Grape - The Fruit of Joy
When Yotam presented his parable to the people of Shechem who had abandoned him and crowned his rival Avimelech as their ruler, he described the efforts of the trees to find one amongst them who would consent to be their king. The grapevine’s refusal was based on a reluctance to give up its traditional role of supplying the wine which “gladdens G-d and men.” (Shoftim 9:13)
Our Talmudic Sages Berachot 35a) ask: “That wine gladdens men is understood, but how does it gladden G-d?”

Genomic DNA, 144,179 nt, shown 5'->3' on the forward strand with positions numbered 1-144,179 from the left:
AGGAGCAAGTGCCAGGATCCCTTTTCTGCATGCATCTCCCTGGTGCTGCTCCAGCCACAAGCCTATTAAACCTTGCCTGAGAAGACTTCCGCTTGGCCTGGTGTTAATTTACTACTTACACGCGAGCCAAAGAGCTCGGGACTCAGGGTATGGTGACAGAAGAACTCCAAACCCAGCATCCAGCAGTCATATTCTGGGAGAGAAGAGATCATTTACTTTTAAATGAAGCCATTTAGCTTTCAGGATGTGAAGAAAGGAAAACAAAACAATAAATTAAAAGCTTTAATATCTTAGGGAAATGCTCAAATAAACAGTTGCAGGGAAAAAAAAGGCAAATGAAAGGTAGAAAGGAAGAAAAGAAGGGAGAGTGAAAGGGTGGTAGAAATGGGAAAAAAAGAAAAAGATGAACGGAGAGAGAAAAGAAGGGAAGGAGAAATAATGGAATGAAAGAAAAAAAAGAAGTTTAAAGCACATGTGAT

Their answer is that the Levites in the Beit Hamikdash only offered their praise to G-d in music and song when the wine libations accompanying the sacrifices were poured on the altar.
Although there is a general blessing praising G-d as the Creator of fruit which is made before consuming any fruit, even of the seven species, a special blessing is made before drinking wine. The reason, say our Sages (ibid. 35b), is because wine is unique in its ability to both satiate and gladden.
Caution must be exercised, however, as to how much gladdening wine, with its alcoholic element, should be allowed to induce. “There is nothing which brings so much sorrow to man,” say our Sages (Sanhedrin 70b), “as does wine.” This is a stern warning against intoxication induced by something with a capacity for bringing joy when used in moderation.